Skip all navigation and jump to content Jump to site navigation
About MODIS News Data Tools /images2 Science Team Science Team Science Team

   + Home
MODIS Publications Link
MODIS Presentations Link
MODIS Biographies Link
MODIS Science Team Meetings Link



Acharya, P; Sreekesh, S (2013). Seasonal variability in aerosol optical depth over India: a spatio-temporal analysis using the MODIS aerosol product. INTERNATIONAL JOURNAL OF REMOTE SENSING, 34(13), 4832-4849.

Aerosols are one of the key components of climate systems. They absorb and scatter both solar and terrestrial radiation and produce strong surface as well as atmospheric radiative forcing effects. Aerosol climatology includes the measurement of light extinction by aerosol scattering and absorption, by procedures such as aerosol optical depth (AOD), angstrom exponent (), single-scattering albedo (), and size distribution. This article analyses the dynamics of seasonal AOD over the Indian subcontinent from 2001 to 2009 using the MODIS level 2 data set. The analysis carried out for winter, pre-monsoon, monsoon, and post-monsoon seasons is based on 8 days' composite AOD data for selected months representative of each season. The spatial variability of AOD has been shown to be 0.47 m and 0.66 m for fine- and coarse-mode aerosols, respectively, which illustrates the principle of relative difference. The dynamics of seasonally averaged AOD over the period under study represent an increasing tendency from 0.20 to 0.37 at 0.47 m and from 0.16 to 0.26 at 0.66 m during winter (20032009), whereas AOD in the pre-monsoon season ranged from 0.24 to 0.16 at 0.47 m and from 0.24 to 0.16 at 0.66 m (20052009). The monsoon season yielded an AOD of less than 0.15 throughout the study period, and the post-monsoon season recorded an increasing tendency from 0.18 to 0.29 at 0.47 m and from 0.16 to 0.19 at 0.66 m (20052009), reflecting a similar trend to that of the winter AOD curve. The spatial distribution of AOD shows that the northern part of India especially the Indo-Gangetic plain remains most affected by high AOD throughout the year. Such high AOD can be attributed to increasing anthropogenic emission due to an ever-increasing population, and urban, industrial, and other economic activities causing high concentrations of fine-mode organic and inorganic aerosol particles, along with coarse soil and mineral dust over the Indo-Gangetic plain.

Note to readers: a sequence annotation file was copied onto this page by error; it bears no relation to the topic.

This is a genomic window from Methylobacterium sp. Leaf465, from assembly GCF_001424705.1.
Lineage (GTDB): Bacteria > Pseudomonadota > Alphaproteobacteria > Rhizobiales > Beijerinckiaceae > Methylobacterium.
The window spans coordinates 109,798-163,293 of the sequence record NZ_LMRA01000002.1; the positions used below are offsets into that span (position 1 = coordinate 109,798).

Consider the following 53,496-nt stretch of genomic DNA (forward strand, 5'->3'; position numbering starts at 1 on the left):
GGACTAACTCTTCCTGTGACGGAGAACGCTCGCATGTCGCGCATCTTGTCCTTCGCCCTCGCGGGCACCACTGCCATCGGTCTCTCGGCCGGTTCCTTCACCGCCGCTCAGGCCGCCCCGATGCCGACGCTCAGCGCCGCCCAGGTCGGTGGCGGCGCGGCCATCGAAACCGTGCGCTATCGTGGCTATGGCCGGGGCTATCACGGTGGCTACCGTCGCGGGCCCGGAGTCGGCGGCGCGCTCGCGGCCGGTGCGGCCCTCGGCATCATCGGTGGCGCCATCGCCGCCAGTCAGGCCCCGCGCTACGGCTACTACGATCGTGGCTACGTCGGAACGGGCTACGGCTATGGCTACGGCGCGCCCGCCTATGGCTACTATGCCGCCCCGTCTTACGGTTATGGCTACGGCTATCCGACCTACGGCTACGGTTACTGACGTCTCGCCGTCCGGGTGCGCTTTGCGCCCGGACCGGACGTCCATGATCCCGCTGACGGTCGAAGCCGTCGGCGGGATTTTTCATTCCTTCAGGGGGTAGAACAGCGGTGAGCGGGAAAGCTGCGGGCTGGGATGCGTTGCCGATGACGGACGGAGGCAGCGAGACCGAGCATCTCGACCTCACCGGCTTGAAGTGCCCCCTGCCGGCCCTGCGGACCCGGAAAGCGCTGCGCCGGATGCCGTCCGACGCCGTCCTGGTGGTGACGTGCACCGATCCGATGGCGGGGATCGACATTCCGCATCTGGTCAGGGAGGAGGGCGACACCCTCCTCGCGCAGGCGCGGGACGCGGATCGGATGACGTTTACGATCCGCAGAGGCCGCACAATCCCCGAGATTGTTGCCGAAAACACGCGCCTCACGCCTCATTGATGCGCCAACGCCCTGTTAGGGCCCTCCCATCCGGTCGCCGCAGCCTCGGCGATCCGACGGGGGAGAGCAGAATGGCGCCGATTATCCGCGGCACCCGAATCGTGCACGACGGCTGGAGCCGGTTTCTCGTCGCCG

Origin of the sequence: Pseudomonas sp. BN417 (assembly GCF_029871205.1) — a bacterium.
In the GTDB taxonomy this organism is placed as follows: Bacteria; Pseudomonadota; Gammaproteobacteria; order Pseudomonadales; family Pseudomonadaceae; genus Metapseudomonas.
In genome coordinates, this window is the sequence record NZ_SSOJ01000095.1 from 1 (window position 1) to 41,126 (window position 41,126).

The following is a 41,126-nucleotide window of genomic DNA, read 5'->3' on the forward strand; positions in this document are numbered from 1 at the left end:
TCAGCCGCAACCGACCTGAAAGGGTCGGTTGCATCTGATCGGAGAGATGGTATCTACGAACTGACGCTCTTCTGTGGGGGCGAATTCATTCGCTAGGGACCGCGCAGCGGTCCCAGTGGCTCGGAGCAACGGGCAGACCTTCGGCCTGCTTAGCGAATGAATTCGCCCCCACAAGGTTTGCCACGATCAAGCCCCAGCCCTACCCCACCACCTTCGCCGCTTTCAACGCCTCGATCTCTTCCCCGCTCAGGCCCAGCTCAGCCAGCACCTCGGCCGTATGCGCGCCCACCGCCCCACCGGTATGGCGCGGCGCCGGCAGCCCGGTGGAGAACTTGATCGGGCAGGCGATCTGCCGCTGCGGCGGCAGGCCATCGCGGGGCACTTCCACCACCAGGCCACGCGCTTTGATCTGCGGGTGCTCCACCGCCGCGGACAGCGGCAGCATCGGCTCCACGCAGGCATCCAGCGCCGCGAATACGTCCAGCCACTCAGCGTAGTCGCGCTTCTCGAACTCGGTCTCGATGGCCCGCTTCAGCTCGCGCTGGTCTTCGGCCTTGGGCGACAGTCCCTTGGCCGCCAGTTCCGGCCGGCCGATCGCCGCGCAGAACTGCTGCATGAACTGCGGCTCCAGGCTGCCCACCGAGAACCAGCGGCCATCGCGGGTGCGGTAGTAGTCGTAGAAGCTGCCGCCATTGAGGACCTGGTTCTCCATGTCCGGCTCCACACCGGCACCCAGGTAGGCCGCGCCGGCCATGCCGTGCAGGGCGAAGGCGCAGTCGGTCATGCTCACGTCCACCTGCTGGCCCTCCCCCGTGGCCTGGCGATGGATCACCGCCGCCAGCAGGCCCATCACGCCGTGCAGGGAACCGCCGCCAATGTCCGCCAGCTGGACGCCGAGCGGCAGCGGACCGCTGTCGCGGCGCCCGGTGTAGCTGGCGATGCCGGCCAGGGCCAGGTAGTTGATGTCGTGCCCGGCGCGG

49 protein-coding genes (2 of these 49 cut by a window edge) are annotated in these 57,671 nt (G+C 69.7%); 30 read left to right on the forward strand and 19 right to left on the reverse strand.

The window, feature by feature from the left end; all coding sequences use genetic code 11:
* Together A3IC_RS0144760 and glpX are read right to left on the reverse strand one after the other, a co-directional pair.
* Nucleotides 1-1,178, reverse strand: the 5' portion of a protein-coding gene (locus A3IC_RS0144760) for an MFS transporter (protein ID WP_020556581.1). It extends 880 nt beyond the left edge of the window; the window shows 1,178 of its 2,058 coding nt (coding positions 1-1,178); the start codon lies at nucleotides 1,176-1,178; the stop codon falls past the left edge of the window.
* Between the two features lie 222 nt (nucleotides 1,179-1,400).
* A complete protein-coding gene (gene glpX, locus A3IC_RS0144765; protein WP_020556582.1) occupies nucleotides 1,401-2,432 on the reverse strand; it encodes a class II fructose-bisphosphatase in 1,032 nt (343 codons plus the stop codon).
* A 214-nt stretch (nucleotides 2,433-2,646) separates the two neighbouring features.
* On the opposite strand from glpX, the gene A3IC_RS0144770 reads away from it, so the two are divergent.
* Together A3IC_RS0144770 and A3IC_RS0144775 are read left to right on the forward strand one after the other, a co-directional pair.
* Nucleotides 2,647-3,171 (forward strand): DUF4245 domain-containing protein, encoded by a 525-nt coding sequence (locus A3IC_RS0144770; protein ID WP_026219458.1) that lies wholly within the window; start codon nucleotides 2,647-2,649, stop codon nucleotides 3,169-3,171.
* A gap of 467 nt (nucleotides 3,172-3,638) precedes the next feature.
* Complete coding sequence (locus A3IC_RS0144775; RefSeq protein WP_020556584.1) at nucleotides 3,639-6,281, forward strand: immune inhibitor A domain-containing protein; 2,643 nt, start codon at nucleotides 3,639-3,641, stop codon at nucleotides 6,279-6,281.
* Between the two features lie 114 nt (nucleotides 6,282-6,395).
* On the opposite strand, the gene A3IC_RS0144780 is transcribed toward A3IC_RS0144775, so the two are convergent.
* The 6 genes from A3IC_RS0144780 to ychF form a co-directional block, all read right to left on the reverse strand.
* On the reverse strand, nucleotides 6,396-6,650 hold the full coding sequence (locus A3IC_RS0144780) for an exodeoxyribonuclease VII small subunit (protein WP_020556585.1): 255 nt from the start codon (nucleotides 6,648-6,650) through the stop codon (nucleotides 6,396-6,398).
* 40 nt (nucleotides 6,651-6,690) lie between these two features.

NASA Home Page Goddard Space Flight Center Home Page